Aircraft door from crashed flight was used as couples ironing board

MH370: Expert says the official narrative is a ‘fabrication’

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A rogue door which belonged to a crashed aircraft is said to crack the mystery as to how the doomed MH370 flight, carrying 239 passengers on board, disappeared. Malaysian Airlines Boeing 777 crashed into the Indian Ocean in March 2014, and now the investigator, Blaine Gibson, believes the aircraft was deliberately downed into the sea. This conclusion has been reached only recently, when the damaged door from the landing gear was handed back to the probe. The debris had in fact washed up on the Antsiraka Peninsula South Beach in Madagascar in 2017, and had been used as a ironing board by a couple for five years before its real purpose was identified.

An angler called Tataly from Madagascar, found the panel in 2017, three years after the plane had gone missing. Mr Gibson said that the couple had been using the critical piece of evidence as an ironing and washing board without knowing its true origin.

Discussing the incredible find, Mr Gibson said the fragment indicates that the aircraft’s landing gear door was opened before a “high-speed” crash into the sea off the east coast of Africa.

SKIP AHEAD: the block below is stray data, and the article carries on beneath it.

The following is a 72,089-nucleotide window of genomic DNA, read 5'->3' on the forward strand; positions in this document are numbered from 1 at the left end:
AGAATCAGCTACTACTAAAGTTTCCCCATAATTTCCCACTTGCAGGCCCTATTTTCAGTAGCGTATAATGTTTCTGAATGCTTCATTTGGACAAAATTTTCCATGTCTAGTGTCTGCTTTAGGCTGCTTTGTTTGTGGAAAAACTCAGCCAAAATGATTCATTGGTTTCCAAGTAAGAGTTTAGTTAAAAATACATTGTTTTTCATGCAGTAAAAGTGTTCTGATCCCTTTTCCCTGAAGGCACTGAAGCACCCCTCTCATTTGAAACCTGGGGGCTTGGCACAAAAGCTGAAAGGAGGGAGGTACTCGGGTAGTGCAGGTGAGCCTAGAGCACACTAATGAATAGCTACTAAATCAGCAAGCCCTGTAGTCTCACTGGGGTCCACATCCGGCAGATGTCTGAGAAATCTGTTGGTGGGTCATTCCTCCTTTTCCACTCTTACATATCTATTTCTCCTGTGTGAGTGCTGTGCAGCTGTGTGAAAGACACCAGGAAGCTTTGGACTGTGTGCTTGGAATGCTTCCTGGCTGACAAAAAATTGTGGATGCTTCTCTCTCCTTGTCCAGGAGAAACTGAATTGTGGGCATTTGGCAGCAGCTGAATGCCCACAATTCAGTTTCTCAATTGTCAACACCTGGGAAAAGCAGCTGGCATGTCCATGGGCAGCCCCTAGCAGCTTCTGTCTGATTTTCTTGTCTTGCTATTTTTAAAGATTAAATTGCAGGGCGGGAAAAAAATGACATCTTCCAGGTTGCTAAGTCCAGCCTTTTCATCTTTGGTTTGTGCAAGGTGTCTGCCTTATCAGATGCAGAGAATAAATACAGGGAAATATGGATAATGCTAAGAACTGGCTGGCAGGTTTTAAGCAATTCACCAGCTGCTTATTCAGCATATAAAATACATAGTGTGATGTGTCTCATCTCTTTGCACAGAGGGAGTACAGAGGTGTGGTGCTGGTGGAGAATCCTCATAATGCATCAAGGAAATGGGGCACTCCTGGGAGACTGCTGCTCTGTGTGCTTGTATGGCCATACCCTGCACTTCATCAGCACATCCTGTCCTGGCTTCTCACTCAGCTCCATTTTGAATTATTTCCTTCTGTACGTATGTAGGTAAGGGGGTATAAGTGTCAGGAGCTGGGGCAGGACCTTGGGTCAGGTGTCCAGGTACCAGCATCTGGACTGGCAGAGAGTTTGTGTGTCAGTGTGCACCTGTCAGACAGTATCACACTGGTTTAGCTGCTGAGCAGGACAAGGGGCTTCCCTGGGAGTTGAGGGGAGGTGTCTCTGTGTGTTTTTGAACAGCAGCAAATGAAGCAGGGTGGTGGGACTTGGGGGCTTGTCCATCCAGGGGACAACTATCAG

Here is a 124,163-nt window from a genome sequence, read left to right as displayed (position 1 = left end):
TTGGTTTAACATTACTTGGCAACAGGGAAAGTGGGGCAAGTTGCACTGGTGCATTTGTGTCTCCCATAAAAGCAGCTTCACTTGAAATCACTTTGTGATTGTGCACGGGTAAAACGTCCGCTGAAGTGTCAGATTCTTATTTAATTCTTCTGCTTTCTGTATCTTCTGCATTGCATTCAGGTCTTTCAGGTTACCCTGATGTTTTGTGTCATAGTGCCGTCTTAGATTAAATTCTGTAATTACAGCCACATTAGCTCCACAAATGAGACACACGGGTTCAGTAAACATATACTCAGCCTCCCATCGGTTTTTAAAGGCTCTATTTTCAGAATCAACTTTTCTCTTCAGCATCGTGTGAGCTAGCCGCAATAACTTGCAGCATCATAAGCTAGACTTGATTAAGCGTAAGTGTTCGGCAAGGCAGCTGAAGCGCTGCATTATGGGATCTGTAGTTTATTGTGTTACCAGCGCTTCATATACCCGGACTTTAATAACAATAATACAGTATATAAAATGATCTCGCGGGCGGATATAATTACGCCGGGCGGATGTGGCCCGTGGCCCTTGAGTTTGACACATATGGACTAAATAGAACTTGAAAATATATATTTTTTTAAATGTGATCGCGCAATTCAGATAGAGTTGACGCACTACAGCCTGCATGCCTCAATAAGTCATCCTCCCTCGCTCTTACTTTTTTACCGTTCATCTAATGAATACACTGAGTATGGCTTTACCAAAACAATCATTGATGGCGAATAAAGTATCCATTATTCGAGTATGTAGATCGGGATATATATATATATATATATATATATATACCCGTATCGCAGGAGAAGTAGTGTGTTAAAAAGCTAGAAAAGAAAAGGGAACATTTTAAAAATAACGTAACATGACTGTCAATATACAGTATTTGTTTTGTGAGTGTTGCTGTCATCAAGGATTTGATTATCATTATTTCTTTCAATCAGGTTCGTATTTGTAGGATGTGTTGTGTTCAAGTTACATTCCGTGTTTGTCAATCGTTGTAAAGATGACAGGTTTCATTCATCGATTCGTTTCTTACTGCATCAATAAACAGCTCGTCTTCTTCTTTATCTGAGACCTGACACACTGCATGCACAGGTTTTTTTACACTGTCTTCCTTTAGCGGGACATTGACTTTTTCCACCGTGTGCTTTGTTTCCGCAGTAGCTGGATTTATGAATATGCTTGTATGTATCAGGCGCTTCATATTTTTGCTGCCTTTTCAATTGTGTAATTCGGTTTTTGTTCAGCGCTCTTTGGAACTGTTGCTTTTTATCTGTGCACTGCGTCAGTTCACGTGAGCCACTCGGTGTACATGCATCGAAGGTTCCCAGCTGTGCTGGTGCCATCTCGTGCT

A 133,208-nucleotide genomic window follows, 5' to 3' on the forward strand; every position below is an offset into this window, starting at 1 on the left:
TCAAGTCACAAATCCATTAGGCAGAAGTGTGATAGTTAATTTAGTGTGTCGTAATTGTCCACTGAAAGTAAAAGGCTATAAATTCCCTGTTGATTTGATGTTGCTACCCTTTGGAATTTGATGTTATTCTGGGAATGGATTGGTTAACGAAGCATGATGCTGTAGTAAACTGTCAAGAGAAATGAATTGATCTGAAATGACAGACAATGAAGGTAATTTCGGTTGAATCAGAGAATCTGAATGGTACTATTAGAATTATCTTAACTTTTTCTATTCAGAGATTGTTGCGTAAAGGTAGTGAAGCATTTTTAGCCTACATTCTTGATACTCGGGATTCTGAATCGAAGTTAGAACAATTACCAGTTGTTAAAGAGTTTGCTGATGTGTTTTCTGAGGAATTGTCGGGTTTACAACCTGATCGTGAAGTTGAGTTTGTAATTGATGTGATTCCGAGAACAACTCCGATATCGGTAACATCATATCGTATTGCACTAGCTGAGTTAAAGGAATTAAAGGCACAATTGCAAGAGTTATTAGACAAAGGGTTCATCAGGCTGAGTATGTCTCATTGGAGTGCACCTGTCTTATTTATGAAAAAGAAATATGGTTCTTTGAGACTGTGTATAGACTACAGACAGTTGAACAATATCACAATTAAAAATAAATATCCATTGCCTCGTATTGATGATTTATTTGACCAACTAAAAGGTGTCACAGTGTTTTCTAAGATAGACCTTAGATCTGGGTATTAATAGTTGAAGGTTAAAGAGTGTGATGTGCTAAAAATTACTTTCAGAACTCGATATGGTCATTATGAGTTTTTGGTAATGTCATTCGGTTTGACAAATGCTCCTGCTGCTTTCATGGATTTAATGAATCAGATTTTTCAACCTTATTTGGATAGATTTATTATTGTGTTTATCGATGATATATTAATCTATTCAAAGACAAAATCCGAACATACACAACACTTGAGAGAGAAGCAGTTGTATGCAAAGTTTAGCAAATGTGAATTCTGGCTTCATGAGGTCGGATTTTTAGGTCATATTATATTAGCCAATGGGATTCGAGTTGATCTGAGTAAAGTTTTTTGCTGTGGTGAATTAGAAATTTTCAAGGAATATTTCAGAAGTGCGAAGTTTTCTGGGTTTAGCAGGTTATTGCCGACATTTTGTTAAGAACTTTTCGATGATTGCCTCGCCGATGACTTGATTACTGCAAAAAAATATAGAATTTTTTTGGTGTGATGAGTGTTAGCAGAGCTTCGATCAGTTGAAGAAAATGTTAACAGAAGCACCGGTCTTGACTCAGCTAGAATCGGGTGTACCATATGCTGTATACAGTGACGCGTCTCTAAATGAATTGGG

This signals that the crash into the ocean was “deliberately downed,” and not a technical error nor accident.

The crash has remained one of the biggest mysteries in airline disasters, fuelling a number of theories.

 

The most persistent theory has centred on the pilot – Zaharie Ahmad Shahand – and suggestions that it was a deliberate act.

In the latest investigation, Mr Gibson wrote: “Tataly did not know what it was, and just said it came from the sea. His wife used it as a washing board. The couple had no idea it was from a plane until I told them and got it that day. We asked where he thought it came from and he said it came from the sea.

“Transporting the debris, Tataly’s wife at first used it as a washing board for clothes not sure for how long. But then they just set it down in the yards in the photo and forget about it.

“Tataly apologized and said he did not know it was from a plane. I thanked him and said it would help bring families answers. He did not ask for any money but I insisted and gave him some anyhow.”

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The connection between the damaged landing gear and a deliberate crash lies in the fact that pilots are taught not to open the landing gear when hitting the water.

This act, which would drop the wheels from the plane, would cause a violent impact on the surface of the water, destroying much evidence of the plane. 

By deliberately extending the landing gear, one of the pilots is thought to have likely caused the immediate break-up of the aircraft and decreased chances of survival among passengers.

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Mr Gibson, alongside co-investigator Richard Godfrey, wrote in a report: “The combination of the high-speed impact designed to break up the aircraft and the extended landing gear designed to sink the aircraft as fast as possible both show a clear intent to hide the evidence of the crash.

“The extreme force of the penetration right through the debris item leads to the conclusion that the end of the flight was in a high-speed dive designed to ensure the aircraft broke up into as many pieces as possible.”

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